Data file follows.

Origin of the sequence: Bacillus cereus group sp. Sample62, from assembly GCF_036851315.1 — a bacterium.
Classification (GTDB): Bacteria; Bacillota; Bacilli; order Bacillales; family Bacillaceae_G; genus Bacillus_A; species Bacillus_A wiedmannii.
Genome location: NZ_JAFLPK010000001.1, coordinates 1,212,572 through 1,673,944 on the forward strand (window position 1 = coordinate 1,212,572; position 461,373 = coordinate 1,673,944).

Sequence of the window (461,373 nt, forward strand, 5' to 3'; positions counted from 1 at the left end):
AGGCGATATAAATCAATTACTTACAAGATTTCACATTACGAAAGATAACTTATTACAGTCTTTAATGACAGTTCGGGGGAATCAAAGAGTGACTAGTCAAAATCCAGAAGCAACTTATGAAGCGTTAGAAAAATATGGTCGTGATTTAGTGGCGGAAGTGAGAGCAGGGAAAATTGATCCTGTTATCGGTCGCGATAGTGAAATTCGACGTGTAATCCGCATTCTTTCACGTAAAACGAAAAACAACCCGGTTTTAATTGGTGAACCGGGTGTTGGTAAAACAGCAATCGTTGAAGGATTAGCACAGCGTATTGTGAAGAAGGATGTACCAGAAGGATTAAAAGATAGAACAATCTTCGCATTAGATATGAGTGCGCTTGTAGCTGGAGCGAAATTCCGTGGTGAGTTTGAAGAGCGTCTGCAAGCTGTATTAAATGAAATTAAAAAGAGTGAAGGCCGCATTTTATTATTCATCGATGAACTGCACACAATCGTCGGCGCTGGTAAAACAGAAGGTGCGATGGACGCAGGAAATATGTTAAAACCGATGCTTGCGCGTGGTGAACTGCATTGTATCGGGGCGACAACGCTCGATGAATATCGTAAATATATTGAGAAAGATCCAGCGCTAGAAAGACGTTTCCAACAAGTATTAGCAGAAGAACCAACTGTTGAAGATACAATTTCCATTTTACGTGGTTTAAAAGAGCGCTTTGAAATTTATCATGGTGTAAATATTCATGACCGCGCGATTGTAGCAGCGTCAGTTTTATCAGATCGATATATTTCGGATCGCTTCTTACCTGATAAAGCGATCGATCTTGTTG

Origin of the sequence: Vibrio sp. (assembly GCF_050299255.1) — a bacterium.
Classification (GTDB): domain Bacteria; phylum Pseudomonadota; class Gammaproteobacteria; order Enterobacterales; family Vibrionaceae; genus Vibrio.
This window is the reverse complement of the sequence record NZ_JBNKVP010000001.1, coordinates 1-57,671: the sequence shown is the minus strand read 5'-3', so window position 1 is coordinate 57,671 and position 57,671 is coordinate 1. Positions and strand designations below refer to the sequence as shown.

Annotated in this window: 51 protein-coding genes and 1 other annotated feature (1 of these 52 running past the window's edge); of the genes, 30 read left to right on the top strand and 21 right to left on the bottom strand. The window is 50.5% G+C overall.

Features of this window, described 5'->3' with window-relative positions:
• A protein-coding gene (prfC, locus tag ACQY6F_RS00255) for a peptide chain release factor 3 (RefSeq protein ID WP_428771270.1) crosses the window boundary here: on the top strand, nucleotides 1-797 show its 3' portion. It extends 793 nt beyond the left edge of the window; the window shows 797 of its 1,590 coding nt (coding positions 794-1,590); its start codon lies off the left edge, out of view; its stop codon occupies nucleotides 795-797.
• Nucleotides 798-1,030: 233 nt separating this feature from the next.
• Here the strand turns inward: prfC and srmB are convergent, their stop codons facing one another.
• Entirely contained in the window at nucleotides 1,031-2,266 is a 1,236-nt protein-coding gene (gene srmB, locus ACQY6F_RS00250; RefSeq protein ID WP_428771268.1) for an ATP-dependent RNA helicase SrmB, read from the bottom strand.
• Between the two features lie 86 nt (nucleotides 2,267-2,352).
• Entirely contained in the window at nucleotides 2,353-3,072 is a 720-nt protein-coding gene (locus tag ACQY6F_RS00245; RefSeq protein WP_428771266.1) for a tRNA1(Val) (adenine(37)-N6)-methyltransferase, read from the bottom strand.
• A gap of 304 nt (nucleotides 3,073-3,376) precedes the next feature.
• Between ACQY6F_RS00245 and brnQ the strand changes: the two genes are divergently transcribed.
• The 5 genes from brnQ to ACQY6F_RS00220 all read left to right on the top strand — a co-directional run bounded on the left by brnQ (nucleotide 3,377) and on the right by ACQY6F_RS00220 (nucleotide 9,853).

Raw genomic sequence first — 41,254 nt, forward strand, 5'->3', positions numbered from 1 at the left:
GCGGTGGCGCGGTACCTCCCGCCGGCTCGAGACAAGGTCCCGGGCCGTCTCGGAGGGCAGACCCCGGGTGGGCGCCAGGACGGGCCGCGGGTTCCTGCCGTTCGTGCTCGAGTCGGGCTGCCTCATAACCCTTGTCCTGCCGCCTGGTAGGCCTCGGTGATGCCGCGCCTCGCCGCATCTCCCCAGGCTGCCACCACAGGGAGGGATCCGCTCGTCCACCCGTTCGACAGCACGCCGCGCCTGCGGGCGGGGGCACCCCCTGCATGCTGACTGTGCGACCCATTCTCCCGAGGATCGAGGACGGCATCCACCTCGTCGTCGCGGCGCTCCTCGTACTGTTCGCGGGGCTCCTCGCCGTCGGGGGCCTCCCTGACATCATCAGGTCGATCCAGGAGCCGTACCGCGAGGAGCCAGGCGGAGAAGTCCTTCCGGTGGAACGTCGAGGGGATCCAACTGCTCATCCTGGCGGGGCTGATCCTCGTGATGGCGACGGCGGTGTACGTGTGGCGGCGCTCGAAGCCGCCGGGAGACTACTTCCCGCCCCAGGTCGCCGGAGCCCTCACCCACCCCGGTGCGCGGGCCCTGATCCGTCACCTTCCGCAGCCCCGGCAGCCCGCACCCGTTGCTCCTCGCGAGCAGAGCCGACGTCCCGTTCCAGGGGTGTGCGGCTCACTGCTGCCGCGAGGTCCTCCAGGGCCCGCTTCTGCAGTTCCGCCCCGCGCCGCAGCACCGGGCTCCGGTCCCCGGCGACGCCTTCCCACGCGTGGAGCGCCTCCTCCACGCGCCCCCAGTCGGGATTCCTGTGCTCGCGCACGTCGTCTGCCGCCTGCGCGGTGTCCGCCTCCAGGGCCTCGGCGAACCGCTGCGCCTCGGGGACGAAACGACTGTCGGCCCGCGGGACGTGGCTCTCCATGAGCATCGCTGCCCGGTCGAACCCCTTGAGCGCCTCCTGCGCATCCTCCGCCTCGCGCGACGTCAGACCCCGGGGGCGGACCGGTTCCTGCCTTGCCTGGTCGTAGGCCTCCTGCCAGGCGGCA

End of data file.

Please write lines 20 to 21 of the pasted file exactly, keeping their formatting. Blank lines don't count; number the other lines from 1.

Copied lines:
Raw genomic sequence first — 41,254 nt, forward strand, 5'->3', positions numbered from 1 at the left:
GCGGTGGCGCGGTACCTCCCGCCGGCTCGAGACAAGGTCCCGGGCCGTCTCGGAGGGCAGACCCCGGGTGGGCGCCAGGACGGGCCGCGGGTTCCTGCCGTTCGTGCTCGAGTCGGGCTGCCTCATAACCCTTGTCCTGCCGCCTGGTAGGCCTCGGTGATGCCGCGCCTCGCCGCATCTCCCCAGGCTGCCACCACAGGGAGGGATCCGCTCGTCCACCCGTTCGACAGCACGCCGCGCCTGCGGGCGGGGGCACCCCCTGCATGCTGACTGTGCGACCCATTCTCCCGAGGATCGAGGACGGCATCCACCTCGTCGTCGCGGCGCTCCTCGTACTGTTCGCGGGGCTCCTCGCCGTCGGGGGCCTCCCTGACATCATCAGGTCGATCCAGGAGCCGTACCGCGAGGAGCCAGGCGGAGAAGTCCTTCCGGTGGAACGTCGAGGGGATCCAACTGCTCATCCTGGCGGGGCTGATCCTCGTGATGGCGACGGCGGTGTACGTGTGGCGGCGCTCGAAGCCGCCGGGAGACTACTTCCCGCCCCAGGTCGCCGGAGCCCTCACCCACCCCGGTGCGCGGGCCCTGATCCGTCACCTTCCGCAGCCCCGGCAGCCCGCACCCGTTGCTCCTCGCGAGCAGAGCCGACGTCCCGTTCCAGGGGTGTGCGGCTCACTGCTGCCGCGAGGTCCTCCAGGGCCCGCTTCTGCAGTTCCGCCCCGCGCCGCAGCACCGGGCTCCGGTCCCCGGCGACGCCTTCCCACGCGTGGAGCGCCTCCTCCACGCGCCCCCAGTCGGGATTCCTGTGCTCGCGCACGTCGTCTGCCGCCTGCGCGGTGTCCGCCTCCAGGGCCTCGGCGAACCGCTGCGCCTCGGGGACGAAACGACTGTCGGCCCGCGGGACGTGGCTCTCCATGAGCATCGCTGCCCGGTCGAACCCCTTGAGCGCCTCCTGCGCATCCTCCGCCTCGCGCGACGTCAGACCCCGGGGGCGGACCGGTTCCTGCCTTGCCTGGTCGTAGGCCTCCTGCCAGGCGGCA